Contracting is a critical intervention that defines agreements about goals, collaborative strategies, roles, relationship behaviors, and next steps. Developing these agreements—repeatedly—are a core process of managing change in human systems. They build the support needed for the accomplishment of the goals. When that support reaches critical mass, the goal will have been achieved. Such support often creates a deeper sense of relationship leading to greater effectiveness and efficiency. It all starts with the contracting process between the practitioner and the client. It then extends through any desired agreements for support between the client and other members of the system.
These contracts should have two parts: One part focused on task issues and the other focused on relationship issues. The task issues to be covered include basic things like outcomes, strategies, tactics, roles, and accountability mechanisms. Nothing unusual there. What is different, however, is contracting for relationship issues. Contracting for straight talk and feedback are essential to building and maintaining the high levels of relationship quality needed for effective change processes and sustainably healthy human systems. What I can’t fathom is what makes the notion of contracting for relationship issues so difficult to remember! No matter how I coach and otherwise advocate for clients and students to do so, it doesn’t seem to happen unless I am present to broach the issue. When I inquire about this, the responses all circle around, “I didn’t think about.”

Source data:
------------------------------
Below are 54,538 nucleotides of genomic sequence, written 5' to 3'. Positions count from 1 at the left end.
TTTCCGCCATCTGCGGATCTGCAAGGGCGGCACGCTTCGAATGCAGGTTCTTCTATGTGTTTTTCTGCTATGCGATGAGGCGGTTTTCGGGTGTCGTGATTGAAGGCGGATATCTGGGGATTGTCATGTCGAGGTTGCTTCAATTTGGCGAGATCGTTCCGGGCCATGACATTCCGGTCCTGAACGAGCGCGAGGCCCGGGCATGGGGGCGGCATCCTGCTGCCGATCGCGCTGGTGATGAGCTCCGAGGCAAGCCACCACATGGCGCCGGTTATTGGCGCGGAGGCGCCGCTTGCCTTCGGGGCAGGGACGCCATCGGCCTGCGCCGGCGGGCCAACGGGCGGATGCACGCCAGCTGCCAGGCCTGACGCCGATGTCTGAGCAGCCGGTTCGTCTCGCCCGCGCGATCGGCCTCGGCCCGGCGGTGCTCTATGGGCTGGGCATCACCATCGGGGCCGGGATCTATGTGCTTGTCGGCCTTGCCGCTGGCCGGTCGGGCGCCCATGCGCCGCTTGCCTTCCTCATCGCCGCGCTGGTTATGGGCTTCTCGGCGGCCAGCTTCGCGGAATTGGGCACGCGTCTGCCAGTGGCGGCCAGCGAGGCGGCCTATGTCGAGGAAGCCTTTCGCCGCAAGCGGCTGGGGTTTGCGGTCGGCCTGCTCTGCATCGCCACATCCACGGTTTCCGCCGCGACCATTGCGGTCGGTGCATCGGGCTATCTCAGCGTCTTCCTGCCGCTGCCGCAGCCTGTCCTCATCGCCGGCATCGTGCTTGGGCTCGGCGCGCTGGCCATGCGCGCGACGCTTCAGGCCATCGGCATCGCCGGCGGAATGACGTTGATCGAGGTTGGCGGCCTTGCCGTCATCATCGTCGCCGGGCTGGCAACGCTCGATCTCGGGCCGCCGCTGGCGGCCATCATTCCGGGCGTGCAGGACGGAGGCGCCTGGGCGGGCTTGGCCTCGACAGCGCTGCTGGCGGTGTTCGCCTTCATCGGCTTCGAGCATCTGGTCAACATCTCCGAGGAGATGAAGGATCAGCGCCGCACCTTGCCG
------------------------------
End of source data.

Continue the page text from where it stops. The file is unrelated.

If you have any ideas about why remembering to contract for essential relationship behaviors is problematic, I’d love to hear from you!
One final thought: The more explicit and specific the contracting is the better the process! Implicit and general agreements dramatically increase the probability for misunderstanding which will disrupt the change process.
There are three critical aspects to conscious use of self when it comes to managing change, when we want improve the dynamics of some human system be it at work or in our personal lives. They are intention, connection, and ego management.
Intention has to do with the goals and outcomes we desire. Habitually, our intentions are often out of consciousness, leaving us with behaviors from past experiences and teachings. These would have us protect ourselves and/or be well thought of via behavior which worked at some point in our lives, but which may not be effective in the present circumstance.
For example, when we find ourselves in potentially conflictual situations, unconscious intentions might have those of us who are conflict avoidant behave unobtrusively and agreeably—even when we do not agree. Accordingly, we might often find ourselves having agreed to tasks that we really don’t want to do. Still on automatic, with the unconscious intention to avoid responsibility for my negative circumstance (after all I was unobtrusive and friendly), I find myself blaming (under my breath, of course) those who asked me if I would do the task that I didn’t want to do.
I’ll share how we might be conscious in our intentions in my next blog! Then, connection and ego management!